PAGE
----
December 13th, 2002 Newsletter

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Table of Contents

1. This Mailing List
2. DMZ Veterans - Korea Post Cease-Fire Service Now Recognized
3. An MIA family story; Clyde Arthur Wurtz - MIA 38th Inf. Rgt., 2ID
4. Christmas Story - upcoming December 23rd Issue
5. Obtaining Replacement Medals (USA)
6. Bookstore
7. Newsletter archive
8. A Vet revisits Korea - 1st GHQ Raider
9. Membership | Donations

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1. This Mailing List (going to 22,000 + persons)
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This list is a private list for our visitors and members.
A person may join or leave the list at will. It is compiled
from our Guestbook and is for public service messages of
general interest to veterans and families.

To join or leave the list send
Ted an email with
Subscribe or Unsubscribe in the Subject line.

Note: if you received this from us directly, you are already
subscribed. Consider forwarding the Newsletter to your
friends.

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2. DMZ Veterans - Korea Post Cease-Fire Service Now Recognized
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OFFICIAL PRESS RELEASE

Subject:
Korea Defense Service Medal Act Date:
2 DEC 2002 PRT No.: HQ021202009

Released by: National Headquarters, Dunellen, NJ
To: News Media

For Immediate Release

AFTER 48 YEARS OF WAITING KOREA CEASE-FIRE SERVICE IS
FINALLY RECOGNIZED
After 48 years of service in the Republic of Korea, U.S.
Armed Forces will finally receive the service medal
recognition they earned and deserve for their historically
dangerous and hostile duty. Approximately 40,000 troops
have served on the peninsula each year since 1954. On 2 DEC
2002, President Bush signed the National Defense
Authorization for year 2003 that included the KOREA DEFENSE
SERVICE MEDAL to be awarded to all armed forces members who
served from 28 July 1954 to a date to be determined by the
Secretary of Defense. The House and Senate passed the bill
in November. This will affect many thousands of former and
current servicemen and women. Korea service is the only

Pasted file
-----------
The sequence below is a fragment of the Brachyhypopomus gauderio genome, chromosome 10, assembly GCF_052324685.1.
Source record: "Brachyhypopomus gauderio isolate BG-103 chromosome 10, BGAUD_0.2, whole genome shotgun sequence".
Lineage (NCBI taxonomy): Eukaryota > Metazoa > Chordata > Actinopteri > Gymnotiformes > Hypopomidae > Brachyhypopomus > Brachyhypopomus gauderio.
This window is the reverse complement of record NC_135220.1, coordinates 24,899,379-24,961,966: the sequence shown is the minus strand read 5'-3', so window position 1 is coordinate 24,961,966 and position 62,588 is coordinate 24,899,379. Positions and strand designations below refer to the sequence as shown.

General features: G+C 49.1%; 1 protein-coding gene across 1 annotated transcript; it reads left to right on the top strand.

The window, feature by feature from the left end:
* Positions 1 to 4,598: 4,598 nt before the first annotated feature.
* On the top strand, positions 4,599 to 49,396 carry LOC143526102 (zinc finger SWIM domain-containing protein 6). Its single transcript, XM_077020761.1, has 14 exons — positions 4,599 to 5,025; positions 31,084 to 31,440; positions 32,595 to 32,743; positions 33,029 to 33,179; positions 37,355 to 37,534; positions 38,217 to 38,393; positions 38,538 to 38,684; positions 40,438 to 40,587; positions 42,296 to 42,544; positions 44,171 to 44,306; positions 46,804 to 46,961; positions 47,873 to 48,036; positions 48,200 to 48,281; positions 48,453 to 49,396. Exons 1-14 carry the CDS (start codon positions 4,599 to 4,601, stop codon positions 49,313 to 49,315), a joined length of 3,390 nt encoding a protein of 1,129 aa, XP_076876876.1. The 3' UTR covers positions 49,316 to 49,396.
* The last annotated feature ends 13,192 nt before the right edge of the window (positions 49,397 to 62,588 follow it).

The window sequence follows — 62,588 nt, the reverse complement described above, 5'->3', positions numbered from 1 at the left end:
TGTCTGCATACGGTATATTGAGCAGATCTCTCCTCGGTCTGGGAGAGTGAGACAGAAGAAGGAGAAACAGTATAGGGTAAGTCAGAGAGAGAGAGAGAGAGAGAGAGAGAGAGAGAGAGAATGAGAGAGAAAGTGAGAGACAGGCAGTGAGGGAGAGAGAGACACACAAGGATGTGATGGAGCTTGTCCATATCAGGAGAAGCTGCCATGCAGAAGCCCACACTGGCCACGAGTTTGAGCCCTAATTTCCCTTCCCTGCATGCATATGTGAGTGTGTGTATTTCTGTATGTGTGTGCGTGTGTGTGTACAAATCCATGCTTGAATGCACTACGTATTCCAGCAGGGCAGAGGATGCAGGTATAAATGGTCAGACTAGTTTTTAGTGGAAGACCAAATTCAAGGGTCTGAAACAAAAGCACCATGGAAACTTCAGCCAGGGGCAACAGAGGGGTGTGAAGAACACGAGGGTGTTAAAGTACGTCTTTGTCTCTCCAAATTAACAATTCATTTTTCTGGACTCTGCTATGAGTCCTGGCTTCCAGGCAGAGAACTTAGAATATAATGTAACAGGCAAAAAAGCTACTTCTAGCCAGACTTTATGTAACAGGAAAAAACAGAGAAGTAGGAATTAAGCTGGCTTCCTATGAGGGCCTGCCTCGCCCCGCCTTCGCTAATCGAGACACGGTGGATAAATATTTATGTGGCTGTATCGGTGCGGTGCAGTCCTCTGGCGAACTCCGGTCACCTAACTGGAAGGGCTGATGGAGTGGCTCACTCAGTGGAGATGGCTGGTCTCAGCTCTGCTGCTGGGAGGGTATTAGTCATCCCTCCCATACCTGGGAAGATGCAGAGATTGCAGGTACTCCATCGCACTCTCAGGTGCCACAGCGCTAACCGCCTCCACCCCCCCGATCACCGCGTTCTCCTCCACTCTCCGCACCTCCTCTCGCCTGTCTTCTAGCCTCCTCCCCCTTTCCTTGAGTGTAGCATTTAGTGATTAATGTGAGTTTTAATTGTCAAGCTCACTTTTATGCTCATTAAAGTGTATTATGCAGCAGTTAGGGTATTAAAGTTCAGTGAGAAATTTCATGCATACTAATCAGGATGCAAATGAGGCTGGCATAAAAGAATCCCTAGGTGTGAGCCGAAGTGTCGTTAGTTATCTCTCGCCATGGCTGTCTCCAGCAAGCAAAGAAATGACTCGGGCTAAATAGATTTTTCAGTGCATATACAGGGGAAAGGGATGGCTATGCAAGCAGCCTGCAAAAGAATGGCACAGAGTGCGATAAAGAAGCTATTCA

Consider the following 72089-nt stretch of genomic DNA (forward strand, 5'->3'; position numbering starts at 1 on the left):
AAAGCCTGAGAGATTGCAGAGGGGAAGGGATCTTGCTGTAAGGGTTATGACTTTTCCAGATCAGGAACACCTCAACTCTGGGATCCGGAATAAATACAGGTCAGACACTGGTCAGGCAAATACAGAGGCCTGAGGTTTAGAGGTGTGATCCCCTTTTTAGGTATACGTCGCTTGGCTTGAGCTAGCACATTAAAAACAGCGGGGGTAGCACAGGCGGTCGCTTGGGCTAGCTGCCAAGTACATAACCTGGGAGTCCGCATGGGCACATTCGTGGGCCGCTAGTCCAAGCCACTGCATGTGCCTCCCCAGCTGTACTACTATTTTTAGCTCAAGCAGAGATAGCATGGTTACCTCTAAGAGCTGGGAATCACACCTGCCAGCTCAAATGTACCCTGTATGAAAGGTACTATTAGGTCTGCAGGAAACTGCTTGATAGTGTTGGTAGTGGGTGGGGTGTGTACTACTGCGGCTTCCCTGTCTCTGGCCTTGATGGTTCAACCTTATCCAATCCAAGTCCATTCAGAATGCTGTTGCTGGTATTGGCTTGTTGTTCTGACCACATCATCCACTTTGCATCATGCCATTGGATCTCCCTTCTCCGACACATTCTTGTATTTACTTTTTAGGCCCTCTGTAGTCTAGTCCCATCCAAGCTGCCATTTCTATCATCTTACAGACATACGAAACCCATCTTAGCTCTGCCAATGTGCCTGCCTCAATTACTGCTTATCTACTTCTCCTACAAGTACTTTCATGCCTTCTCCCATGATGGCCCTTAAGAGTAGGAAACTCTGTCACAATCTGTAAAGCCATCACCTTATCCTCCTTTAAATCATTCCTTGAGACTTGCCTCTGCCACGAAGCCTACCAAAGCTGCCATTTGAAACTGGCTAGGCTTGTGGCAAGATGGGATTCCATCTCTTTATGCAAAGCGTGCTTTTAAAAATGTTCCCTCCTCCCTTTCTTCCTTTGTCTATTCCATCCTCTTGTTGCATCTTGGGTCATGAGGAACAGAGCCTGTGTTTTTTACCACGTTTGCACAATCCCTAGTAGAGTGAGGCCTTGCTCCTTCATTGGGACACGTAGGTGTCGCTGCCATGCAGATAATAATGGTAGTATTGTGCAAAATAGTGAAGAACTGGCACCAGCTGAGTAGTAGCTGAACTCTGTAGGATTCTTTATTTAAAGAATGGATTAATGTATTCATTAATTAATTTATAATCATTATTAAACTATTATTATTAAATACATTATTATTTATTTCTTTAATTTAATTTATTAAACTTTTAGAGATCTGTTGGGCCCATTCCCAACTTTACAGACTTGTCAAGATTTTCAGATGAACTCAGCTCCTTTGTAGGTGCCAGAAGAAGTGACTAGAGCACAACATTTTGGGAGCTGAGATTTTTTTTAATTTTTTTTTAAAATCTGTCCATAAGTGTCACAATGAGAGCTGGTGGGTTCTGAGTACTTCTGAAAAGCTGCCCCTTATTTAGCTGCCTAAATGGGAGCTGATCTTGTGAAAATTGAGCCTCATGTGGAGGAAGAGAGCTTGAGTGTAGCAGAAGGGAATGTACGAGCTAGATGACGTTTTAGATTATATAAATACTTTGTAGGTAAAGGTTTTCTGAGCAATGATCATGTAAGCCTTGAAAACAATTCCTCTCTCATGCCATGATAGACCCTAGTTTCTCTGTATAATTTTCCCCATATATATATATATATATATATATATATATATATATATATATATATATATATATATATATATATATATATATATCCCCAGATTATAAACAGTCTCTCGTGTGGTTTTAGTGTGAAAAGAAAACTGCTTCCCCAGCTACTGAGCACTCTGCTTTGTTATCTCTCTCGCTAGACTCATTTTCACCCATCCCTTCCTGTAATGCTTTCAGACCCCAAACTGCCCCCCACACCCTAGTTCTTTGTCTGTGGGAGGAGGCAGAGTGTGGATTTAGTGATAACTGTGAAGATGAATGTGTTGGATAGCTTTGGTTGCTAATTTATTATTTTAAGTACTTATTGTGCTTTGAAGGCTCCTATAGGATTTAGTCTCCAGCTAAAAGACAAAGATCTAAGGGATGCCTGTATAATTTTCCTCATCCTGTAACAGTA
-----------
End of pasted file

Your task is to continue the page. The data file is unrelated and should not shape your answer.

U.S. military deployment standing the line face-to-face with
an enemy without a service medal award.

Representative Elton Gallegly (R-CA 23) was the first Member
of Congress to create legislation for the service medal on
May 22, 2001. His bill had 243 bipartisan cosponsors that
included a majority of members on the House Armed Services
Committee. A companion bill introduced in the Senate by
Senator Jeff Bingaman (D-NM) on June 7, 2001 with 63
bipartisan cosponsors that also included a majority on the
Senate Armed Services Committee.

There has never been a surrender or formal truce agreement
officially ending the Korean War in spite of 48 years of
negotiation. Only a fragile cease-fire agreement is in
place and technically, the countries remain at a
state-of-war. Since cease-fire service began in 1954 there
have been over 40,400 breaches to the cease-fire agreement
by North Korean Forces. At least 1,200 U.S. personnel have
died, hundreds wounded, and 87 captured and held prisoner.
There are more than 2,300 Republic of Korea casualties.

In August 1999 the Korea Defense Veterans of America,
headquartered in Dunellen, NJ, initiated the project to
bring proper recognition to cease-fire veterans. The KDVA
is a national organization of current and former Armed
Forces members from all branches of service that have served
in Korea between 1945 and the present. The official web
site is at:
http://kdvamerica.org

Thomas McLaughlin, National Public Relations Officer
(718) 634-4312
Norm Tredway, National Commander
(732) 752-8457

===== Other DMZ Resources====

Be sure to review the pages and contact information:

http://www.koreanwar.org/html/dmz_war.html

http://www.koreanwar.org/html/history_and_reference.html
(under category; DMZ)

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3. An MIA family story; Clyde Arthur Wurtz - MIA 38th Inf. Rgt., 2ID
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Editor: the following email from Peggy Wurtz Atteberry sums
up family and friends interest in the ongoing KWP - Finding
the Families, DPMO | CILHI work regarding those men killed
or missing in the Korean War.

Many similar entries can be found on the KWP Remembrance
section of the website
http://www.koreanwar.org/html/korean_war_databases.html


WURTZ CLYDE A Rank=PFC Serial Number=RA19303720
Branch=Medical Department
Military Occupation Specialty=04745 Year of Birth=30
Race=Caucasian
State of Residence=CA County of Residence=Los Angeles
Unit=38th Inf Reg Division=2nd Inf Div Type of Unit=Inf Regt
Place of Casualty=North Korea Date of Casualty (yymmdd)=50
11 25